The City Lit is one of the largest providers of Adult Education, based in central London. It delivers more than 5000 courses annually. These are facilitated by industry experts who are not necessarily career teachers. Current expansion of our programme, including a Summer school programme, has required many more teaching staff to be employed to deliver these niche courses. Most of them do not have teaching experience or training. In order to ensure effective facilitation and checking of learning, it was necessary for these occasional teachers to gain a basic understanding of Adult learners and teaching strategies. Past experience of and research into training part-time teachers, identified the main barriers to training were constraints of time and reluctance to invest any time and effort into engaging in lengthy accredited training. Providing national ITE qualifications through the blended mode of delivery does offer a more flexible mode (Bhote, 2013) but still requires substantial engagement with self-study and coursework. It is often a requirement from an employer for their sessional staff to obtain the initial national teaching qualification for this sector. However, this may not apply to a vocational expert delivering occasional teaching sessions, which happens at the City Lit, and the same may be true of similar professionals teaching in small community based organisations. Nevertheless, it is important that the learning experience meets the participant’s expectations and enables them to achieve the learning outcomes. Therefore, an option was to provide these professionals with a short online module that would enable them to engage with specific resources that would enable them to gain the knowledge, skills and attitudinal approach required for adult learning.
There is currently no specific research into training constraints for very sessional vocational teachers in England. However, having previously developed and evaluated the effectiveness of an online course for facilitators of informal learning, it was found that “this heutagogical experience of self-determined learning, an approach that provides an enriched teaching methodology for lifelong learning in the 21st century, was found to support these group leaders of informal learning” (Ashton and Newman, 2006, cited in Bhote, 2013:9). Similarly, my research into a blended version of the Preparing to Teach in the Lifelong Learning Sector (PTLLS) programme identified feedback from participants that online learning did not have “any adverse impact on the development of their theoretical knowledge or practical skills” (Bhote 2013:7). Taking into consideration the results of this previous research, I considered developing a short online training module, called the Teacher’s Toolkit, and offering it as a pilot to currently recruited teachers with resources that targeted achievement of specific outcomes as outlined in the course publicity (Figs. 1a and 1b).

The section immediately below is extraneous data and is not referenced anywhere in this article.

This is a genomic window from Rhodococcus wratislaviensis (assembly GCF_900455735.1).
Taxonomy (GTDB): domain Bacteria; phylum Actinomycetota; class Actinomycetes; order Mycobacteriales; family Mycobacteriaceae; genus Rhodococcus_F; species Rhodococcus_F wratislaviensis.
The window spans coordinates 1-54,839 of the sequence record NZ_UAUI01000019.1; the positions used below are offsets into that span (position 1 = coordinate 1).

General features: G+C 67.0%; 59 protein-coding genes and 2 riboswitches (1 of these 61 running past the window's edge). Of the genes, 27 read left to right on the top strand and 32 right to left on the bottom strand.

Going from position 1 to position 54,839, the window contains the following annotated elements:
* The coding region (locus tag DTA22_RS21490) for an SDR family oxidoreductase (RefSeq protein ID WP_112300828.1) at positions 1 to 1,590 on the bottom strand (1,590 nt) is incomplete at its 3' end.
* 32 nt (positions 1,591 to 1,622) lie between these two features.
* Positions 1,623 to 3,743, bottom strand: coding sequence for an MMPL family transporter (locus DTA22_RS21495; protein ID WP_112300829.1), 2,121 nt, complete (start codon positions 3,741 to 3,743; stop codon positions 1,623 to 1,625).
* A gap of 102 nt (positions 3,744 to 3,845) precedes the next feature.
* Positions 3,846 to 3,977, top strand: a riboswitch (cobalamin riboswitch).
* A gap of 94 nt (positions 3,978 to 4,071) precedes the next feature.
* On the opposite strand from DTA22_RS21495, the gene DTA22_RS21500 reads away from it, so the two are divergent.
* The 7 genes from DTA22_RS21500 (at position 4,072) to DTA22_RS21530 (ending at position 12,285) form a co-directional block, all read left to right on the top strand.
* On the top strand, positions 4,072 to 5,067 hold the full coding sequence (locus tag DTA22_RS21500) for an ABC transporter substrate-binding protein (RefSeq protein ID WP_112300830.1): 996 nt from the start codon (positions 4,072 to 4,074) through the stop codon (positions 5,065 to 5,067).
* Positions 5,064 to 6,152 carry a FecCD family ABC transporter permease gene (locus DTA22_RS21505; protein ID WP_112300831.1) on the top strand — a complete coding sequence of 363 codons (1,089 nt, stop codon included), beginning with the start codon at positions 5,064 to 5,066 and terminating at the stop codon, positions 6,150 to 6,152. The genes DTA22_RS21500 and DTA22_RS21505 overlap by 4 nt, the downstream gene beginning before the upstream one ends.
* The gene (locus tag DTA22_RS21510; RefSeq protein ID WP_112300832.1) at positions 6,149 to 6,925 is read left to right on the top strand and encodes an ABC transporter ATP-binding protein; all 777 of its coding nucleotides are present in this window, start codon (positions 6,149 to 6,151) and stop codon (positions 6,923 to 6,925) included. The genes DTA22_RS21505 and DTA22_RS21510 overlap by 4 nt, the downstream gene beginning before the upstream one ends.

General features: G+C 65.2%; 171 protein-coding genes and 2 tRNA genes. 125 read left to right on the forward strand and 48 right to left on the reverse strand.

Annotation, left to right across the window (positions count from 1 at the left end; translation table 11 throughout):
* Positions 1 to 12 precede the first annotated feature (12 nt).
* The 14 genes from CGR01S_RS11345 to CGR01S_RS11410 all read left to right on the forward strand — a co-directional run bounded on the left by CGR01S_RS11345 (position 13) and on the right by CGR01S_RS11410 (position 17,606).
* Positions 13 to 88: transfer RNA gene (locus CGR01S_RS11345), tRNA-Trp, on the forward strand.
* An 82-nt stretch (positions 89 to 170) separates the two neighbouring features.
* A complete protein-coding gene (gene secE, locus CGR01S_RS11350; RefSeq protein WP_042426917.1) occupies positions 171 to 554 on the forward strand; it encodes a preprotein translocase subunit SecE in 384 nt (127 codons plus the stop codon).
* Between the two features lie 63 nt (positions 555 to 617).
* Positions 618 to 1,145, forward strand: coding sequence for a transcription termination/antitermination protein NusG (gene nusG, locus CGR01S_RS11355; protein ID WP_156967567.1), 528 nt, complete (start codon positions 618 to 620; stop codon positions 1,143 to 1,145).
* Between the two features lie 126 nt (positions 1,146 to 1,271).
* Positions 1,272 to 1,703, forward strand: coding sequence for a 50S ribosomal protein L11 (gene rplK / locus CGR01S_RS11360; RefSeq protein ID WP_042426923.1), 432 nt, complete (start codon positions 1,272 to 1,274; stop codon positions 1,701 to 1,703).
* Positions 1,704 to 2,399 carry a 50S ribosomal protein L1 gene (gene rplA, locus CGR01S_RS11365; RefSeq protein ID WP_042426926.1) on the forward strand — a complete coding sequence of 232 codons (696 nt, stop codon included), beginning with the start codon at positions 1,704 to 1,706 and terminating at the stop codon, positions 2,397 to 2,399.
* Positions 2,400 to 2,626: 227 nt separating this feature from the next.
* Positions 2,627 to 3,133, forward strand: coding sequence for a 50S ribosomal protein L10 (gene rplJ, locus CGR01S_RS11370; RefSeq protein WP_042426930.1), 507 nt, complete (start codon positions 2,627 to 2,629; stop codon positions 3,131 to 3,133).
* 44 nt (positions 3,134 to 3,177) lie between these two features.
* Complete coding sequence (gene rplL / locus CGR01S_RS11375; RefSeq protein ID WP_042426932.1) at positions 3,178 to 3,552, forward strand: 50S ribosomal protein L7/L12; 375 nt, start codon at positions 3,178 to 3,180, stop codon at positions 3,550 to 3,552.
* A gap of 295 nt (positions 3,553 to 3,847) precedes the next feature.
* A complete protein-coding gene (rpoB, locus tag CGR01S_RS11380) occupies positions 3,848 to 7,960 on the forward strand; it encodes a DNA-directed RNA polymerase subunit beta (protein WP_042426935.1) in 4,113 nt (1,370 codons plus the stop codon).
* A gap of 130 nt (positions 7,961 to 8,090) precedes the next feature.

My practice and experience has been primarily into Practitioner action research. As an educator and teacher educator, reflection-in action is a skill developed over the years, following Kolb’s experiential cycle. This is a particularly useful skill for “coming to grips with (…) constantly changing and turbulent environments” (O’Brien, 1998), such as Education and Training. The purpose of this current research is not intended to solve a ‘problem’ as no problem was perceived, eg. poor teaching. Therefore, action research methodology was the perfect option for a practical approach to address the constraints of time and flexibility for new teachers and provide them with an opportunity for a quick dip into training that would support their new practice. This exemplifies Dewey’s perception of educational action research (O’Brien, 1998) as a method used by professionals who are engaged in developing programmes for professional development. Another consideration within the process of action research is application of ethical principles. Winter (1996, cited in O’Brien, 1998) identifies these considerations as consultation with and acceptance of the research principles by those involved at the start of the research and throughout; the process should remain transparent at all times. Further, the researcher has to obtain permissions (Fig 2) and assure the participants of confidentiality by anonymising the results.